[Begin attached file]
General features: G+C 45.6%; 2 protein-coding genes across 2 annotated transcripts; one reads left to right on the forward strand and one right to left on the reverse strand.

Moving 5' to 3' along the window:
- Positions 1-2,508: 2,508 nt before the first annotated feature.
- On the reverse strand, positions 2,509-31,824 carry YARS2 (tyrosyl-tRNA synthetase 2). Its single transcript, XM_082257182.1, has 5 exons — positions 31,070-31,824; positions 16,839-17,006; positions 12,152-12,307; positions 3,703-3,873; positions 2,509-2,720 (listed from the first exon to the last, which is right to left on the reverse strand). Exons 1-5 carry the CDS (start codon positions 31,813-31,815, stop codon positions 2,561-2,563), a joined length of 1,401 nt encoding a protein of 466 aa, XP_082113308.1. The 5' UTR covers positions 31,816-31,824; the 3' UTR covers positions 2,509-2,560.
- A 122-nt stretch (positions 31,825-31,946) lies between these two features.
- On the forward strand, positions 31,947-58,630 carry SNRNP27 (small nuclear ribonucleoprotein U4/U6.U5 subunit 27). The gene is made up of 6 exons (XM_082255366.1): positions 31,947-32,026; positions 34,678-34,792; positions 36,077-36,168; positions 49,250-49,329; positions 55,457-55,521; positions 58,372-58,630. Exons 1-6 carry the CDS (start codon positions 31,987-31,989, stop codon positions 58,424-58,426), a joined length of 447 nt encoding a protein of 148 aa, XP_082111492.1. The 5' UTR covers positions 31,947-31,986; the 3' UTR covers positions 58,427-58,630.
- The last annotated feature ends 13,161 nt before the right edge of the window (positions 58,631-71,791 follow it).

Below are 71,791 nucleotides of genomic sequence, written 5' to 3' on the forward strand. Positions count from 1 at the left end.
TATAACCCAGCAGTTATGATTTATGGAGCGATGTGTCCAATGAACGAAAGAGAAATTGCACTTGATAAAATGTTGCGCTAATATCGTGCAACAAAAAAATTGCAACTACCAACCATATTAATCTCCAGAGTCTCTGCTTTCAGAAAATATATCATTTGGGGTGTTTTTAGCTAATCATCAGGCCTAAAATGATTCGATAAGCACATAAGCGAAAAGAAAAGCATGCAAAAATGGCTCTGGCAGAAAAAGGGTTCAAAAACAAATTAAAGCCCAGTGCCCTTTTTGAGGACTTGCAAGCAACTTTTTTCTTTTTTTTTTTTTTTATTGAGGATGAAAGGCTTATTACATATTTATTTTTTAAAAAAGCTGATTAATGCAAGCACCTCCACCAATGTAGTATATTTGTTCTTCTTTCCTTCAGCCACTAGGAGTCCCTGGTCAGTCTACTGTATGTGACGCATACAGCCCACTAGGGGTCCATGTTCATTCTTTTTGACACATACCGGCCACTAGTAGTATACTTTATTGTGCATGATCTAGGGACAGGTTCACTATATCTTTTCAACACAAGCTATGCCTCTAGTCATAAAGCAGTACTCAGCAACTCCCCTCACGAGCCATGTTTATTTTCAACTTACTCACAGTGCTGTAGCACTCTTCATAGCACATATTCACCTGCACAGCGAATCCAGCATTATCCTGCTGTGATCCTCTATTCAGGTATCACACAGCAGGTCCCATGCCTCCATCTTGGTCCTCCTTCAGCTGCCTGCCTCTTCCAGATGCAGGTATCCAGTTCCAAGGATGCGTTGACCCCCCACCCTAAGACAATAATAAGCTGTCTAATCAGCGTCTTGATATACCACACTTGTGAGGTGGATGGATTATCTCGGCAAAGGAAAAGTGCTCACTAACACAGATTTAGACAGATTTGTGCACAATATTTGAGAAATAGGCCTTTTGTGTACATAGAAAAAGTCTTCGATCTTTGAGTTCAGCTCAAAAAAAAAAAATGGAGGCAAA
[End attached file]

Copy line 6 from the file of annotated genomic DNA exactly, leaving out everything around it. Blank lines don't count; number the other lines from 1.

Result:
- On the forward strand, positions 31,947-58,630 carry SNRNP27 (small nuclear ribonucleoprotein U4/U6.U5 subunit 27). The gene is made up of 6 exons (XM_082255366.1): positions 31,947-32,026; positions 34,678-34,792; positions 36,077-36,168; positions 49,250-49,329; positions 55,457-55,521; positions 58,372-58,630. Exons 1-6 carry the CDS (start codon positions 31,987-31,989, stop codon positions 58,424-58,426), a joined length of 447 nt encoding a protein of 148 aa, XP_082111492.1. The 5' UTR covers positions 31,947-31,986; the 3' UTR covers positions 58,427-58,630.